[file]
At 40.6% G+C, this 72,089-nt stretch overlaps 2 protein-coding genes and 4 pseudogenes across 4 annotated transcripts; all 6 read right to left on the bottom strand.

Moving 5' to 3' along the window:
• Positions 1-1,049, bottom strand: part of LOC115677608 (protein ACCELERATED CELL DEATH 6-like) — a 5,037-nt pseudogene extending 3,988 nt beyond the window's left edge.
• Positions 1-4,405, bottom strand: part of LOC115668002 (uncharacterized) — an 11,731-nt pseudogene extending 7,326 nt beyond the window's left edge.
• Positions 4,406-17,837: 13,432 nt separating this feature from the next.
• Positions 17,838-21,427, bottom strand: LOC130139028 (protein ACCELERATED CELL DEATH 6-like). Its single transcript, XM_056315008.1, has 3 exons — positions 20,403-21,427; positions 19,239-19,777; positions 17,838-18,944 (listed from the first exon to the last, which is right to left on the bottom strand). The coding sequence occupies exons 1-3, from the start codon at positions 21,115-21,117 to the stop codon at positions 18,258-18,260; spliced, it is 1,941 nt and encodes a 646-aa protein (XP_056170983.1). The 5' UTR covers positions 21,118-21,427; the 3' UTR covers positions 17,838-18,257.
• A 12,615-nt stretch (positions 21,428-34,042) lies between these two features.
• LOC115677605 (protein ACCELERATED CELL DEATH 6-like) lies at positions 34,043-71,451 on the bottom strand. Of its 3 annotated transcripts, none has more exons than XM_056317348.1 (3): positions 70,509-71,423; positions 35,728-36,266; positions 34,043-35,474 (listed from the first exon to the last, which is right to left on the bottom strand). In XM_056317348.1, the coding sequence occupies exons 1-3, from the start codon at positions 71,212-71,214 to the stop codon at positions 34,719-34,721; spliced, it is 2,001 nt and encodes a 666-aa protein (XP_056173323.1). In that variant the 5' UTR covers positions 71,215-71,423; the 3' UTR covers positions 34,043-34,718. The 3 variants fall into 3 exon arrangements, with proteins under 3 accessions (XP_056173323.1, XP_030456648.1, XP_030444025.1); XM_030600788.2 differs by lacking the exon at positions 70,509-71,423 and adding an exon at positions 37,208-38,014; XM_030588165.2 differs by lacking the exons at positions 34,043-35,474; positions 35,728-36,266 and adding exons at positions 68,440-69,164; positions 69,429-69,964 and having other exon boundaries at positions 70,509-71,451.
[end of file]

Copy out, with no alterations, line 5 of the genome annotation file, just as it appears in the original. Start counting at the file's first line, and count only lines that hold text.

• Positions 4,406-17,837: 13,432 nt separating this feature from the next.